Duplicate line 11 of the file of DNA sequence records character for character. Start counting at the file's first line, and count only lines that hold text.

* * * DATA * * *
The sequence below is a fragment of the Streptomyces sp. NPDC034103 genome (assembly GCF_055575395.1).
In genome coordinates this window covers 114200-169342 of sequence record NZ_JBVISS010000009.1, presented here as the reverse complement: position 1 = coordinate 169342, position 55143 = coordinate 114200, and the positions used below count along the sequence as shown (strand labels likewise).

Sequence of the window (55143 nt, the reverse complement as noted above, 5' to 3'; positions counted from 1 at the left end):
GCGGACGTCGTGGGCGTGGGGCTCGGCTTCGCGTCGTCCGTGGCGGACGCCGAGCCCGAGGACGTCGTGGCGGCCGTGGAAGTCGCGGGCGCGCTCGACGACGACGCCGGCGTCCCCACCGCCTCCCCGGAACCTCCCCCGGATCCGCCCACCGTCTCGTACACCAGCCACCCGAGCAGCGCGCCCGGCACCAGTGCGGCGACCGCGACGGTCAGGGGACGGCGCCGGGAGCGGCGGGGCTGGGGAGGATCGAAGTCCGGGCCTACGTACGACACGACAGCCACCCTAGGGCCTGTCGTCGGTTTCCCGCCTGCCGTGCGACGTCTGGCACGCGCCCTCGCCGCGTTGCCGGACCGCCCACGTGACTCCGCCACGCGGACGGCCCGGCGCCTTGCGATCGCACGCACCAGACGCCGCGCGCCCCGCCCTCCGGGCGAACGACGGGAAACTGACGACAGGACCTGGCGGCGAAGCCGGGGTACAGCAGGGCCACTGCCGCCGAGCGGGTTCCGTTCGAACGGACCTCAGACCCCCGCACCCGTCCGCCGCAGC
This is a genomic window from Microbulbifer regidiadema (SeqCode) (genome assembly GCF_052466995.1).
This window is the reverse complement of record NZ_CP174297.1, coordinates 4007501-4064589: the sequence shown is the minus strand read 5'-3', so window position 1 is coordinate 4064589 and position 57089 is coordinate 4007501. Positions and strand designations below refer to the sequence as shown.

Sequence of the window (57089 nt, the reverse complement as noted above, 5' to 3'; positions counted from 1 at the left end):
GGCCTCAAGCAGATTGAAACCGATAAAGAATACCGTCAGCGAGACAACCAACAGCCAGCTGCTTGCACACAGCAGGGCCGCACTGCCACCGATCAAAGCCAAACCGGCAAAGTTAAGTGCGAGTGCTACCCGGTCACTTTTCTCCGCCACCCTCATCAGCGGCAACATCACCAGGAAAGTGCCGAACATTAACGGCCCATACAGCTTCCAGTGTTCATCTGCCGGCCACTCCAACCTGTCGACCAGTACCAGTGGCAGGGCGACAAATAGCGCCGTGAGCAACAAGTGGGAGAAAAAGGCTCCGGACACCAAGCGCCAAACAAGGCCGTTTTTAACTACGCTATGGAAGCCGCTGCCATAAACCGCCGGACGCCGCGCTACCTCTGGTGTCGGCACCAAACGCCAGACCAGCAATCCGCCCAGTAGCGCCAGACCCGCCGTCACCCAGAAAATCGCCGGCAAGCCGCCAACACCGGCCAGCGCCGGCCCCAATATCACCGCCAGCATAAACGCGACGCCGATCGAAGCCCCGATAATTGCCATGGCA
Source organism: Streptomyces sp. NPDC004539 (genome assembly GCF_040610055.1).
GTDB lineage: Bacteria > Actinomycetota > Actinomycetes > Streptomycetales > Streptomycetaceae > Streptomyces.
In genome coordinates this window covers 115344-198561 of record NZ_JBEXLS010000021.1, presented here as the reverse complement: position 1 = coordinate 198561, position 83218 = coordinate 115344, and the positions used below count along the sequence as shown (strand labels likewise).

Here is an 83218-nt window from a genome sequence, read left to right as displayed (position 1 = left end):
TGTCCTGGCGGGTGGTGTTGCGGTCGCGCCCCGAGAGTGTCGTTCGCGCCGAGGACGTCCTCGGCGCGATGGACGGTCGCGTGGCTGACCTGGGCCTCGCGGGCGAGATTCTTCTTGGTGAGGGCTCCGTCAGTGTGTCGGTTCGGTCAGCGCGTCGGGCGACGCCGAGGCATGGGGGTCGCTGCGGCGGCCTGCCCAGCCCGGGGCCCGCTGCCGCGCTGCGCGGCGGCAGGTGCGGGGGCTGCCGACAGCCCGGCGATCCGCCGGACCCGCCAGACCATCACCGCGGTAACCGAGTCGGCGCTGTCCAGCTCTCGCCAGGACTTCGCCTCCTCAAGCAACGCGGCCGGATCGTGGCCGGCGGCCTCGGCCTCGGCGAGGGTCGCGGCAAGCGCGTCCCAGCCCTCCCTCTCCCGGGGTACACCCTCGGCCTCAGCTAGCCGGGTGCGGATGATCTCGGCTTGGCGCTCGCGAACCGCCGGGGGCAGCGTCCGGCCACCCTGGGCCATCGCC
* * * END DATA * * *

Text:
In genome coordinates this window covers 115344-198561 of record NZ_JBEXLS010000021.1, presented here as the reverse complement: position 1 = coordinate 198561, position 83218 = coordinate 115344, and the positions used below count along the sequence as shown (strand labels likewise).